Road rage has become a tremendous growth industry. The media have gone manic over this "epidemic" of the highways. And let's face it, the public is taken with it, too.
Consider the rash of stories on road rage in just the last 12 months or so. "Road Warriors: Aggressive Drivers Turn Freeways Into Free-For-Alls," screamed a headline in the Chicago Tribune.
"Armed with everything from firearms to Perrier bottles to pepper spray and eggs," the text began, "America's drivers are taking frustrations out on each other in startling numbers."
Newsweek warned, "Road Rage: We're Driven to Destruction." And Time declared, "It's high noon on the country's streets and highways. This is road recklessness, auto anarchy, an epidemic of wanton carmanship."
But headlines notwithstanding, there was not - there is not - the least statistical or other scientific evidence of more aggressive driving on our nation's roads. In fact, accident, fatality and injury rates have been edging down. This "epidemic" is nothing but a media invention, inspired primarily by a catchy alliteration: road rage.
The term, and the alleged epidemic, were quickly popularized by lobbying groups, politicians, opportunistic therapists, even the U.S. Department of Transportation.
Their support: A highly flawed survey commissioned by the American Automobile Association from a fellow named Louis Mizell, who specializes in writing books that scare the hell out of people, such as "Target U.S.A." and "Street Sense for Parents: Keeping Your Child Safe in a Violent World."
Mizell gave AAA what it wanted -a report claiming that aggressive driving rose by about 60% from '90 to '96. But his "database" comprised a pitifully small number of newspapers, police reports and insurance company records that can be read in any number of ways.
How small? During those six years, Mizell found 218 deaths directly attributable to "road rage" during a time when 290,000 Americans died from vehicular accidents.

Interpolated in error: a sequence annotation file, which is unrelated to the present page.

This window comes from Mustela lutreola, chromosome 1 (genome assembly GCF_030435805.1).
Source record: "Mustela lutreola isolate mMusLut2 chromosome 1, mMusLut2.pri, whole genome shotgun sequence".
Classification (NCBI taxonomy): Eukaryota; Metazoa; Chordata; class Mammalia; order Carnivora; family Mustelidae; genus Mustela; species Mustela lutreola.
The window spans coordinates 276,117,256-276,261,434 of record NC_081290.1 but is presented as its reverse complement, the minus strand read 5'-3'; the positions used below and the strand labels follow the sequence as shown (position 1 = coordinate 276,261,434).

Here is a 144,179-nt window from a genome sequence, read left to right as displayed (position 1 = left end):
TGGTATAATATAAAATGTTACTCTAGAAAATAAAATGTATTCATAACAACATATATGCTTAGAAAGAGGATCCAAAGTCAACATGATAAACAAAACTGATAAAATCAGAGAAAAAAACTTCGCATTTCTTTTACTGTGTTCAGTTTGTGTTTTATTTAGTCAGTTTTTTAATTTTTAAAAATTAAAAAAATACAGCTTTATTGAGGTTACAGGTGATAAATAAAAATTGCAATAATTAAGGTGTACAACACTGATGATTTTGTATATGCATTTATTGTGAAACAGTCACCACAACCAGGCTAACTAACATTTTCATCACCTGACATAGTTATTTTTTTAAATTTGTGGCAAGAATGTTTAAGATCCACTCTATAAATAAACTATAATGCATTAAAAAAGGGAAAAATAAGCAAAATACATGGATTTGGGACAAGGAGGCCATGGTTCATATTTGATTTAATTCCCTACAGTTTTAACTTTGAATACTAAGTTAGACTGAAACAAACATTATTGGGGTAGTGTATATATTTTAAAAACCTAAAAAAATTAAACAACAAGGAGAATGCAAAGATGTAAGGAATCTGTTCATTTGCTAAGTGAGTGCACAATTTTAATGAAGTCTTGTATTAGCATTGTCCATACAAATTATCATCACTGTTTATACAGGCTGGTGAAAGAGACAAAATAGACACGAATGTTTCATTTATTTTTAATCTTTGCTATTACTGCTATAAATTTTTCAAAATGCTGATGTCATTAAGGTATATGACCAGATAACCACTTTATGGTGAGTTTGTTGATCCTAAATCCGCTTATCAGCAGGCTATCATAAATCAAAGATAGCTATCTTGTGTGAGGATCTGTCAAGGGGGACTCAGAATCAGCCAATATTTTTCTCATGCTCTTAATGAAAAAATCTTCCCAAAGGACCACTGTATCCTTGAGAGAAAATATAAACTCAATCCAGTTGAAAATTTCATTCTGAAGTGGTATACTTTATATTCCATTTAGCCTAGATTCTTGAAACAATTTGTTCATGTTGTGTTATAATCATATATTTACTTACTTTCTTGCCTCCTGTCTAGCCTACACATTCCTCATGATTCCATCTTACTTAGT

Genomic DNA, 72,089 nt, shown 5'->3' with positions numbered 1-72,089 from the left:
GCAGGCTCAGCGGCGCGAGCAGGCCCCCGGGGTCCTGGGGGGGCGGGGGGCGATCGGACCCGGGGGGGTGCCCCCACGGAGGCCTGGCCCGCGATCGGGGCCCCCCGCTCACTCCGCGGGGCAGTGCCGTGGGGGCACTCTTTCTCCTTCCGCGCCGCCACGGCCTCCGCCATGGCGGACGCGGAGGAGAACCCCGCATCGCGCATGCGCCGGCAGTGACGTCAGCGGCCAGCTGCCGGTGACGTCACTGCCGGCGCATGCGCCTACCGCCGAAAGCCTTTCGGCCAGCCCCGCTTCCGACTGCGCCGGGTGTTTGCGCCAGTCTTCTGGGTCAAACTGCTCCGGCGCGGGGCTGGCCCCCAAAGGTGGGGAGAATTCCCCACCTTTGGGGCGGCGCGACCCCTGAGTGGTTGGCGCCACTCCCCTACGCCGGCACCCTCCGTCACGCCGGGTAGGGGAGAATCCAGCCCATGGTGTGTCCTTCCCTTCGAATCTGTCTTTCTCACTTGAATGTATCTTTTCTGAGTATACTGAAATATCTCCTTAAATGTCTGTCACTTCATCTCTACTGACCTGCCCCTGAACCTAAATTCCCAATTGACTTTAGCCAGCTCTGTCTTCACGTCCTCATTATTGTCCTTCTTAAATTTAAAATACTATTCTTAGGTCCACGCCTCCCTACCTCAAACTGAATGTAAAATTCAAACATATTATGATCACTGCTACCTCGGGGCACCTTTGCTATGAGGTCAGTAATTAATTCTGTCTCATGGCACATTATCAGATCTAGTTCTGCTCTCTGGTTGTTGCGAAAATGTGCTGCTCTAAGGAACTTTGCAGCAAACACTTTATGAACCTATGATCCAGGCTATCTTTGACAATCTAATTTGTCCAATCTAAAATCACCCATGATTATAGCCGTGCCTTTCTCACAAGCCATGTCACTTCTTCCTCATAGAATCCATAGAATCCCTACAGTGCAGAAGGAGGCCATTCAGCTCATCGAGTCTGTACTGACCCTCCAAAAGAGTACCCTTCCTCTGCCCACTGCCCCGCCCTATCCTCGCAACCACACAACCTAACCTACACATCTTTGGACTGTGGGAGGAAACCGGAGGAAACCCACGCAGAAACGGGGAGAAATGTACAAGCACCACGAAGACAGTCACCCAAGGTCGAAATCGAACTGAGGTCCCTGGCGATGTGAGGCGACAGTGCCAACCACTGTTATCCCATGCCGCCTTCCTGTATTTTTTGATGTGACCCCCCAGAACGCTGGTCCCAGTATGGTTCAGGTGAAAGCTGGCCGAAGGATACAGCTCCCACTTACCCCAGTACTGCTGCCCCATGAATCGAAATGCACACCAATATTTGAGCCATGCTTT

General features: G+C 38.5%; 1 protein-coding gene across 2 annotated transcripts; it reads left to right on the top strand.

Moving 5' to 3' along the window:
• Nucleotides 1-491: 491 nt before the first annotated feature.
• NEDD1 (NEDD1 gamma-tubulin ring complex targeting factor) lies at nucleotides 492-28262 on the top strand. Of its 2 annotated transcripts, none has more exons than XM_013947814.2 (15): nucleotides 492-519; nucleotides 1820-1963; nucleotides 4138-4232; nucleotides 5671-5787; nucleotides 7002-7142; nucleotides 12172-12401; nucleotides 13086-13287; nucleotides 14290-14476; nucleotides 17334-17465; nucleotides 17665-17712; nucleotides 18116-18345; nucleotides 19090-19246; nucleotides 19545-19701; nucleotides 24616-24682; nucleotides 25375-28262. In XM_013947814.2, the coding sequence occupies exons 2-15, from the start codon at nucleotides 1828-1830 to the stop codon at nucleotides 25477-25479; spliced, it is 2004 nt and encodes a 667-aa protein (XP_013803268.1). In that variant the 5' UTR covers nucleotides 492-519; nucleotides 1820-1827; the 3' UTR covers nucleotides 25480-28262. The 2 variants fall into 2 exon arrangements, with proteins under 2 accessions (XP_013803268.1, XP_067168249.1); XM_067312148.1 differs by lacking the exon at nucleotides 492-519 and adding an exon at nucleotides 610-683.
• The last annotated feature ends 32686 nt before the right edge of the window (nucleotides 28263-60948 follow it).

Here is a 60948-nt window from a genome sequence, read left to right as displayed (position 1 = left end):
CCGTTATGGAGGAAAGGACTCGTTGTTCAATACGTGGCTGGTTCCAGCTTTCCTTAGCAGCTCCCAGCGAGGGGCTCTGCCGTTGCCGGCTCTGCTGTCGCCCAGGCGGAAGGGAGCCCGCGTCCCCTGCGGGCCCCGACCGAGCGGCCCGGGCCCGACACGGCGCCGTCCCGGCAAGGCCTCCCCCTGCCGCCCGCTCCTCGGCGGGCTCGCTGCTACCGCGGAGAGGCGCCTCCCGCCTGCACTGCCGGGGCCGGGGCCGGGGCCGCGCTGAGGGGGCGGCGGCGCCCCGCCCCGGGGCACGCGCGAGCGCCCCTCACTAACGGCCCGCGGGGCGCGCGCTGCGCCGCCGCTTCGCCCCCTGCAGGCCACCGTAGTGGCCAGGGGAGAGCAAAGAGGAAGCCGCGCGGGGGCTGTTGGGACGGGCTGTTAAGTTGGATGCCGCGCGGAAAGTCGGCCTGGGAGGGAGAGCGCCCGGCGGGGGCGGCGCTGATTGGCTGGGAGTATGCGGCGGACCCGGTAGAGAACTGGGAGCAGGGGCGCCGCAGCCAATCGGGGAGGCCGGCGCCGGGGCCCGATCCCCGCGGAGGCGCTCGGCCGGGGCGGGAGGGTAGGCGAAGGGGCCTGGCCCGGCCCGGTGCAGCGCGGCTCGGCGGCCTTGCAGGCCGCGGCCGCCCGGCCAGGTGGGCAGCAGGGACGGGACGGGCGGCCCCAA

In the hands of professional pollsters, this would be a ridiculously small sample. But Mizell didn't even factor in statistical significance. In short, his "study" was worthless; yet it's the best the road-rage racket has to offer, leading one former congressional aide to declare: Road rage is "a national disaster. . . . It's making our roads some of the most dangerous places in the country."
Really? "Road rage" was first coined in '88. For a while, newspapers used the term no more than a few times a year. But by last year it was used over 4,000 times; this year, the trend suggests it will be used about 7,000 times.
Yet from '87 to '97, the number of deaths per million-vehicle- miles driven dropped by almost one-third. Passenger car crashes fell by 40%. For both categories, these are the lowest they've been since the government began keeping records.
America's roads become safer by the year. Reading the newspaper has become more hazardous. At first, "road rage" meant one driver acting against another. But by last year it had come to include a Washington, D.C., bicyclist who shot the driver of a car who ran into him, and a Scottish couple who threatened a driver with a knife after his BMW ran over their dog.
In fact, "road rage" now requires neither a road nor rage. One paper published a story about developing pristine land under the headline "Road Rage Has Taken Toll on Wilderness." USA Today discussed people angry about their insurance premiums under the headline "Drivers Feel 'Road Rage' Over High Insurance Rates."
Like any other fabricated epidemic, the more you tell people it's there, the more they see it. Tailgating used to be called tailgating. Now it's road rage. The New York Daily News assures us that using a car phone is road rage. Saying "Hi, honey, I love you; be home soon" is now no different than bowling over bicyclists with your Buick.
The problem with this faux epidemic is the distraction from real road problems. In recent years Americans have waged a fairly successful campaign against drunken driving. Deaths related to drunken driving have plummeted.
But a poll in March '97, commissioned by AAA Potomac, showed that 48% of those surveyed identified "aggressive drivers" as their chief concern, whereas only 28% identified drunken drivers. What happens to the drunken- driving campaigns now that road rage has become our greatest fear?
Michael Fumento is a science adviser to the Atlantic Legal Foundation. His article, "Road Rage Versus Reality," appeared in the August issue of The Atlantic.
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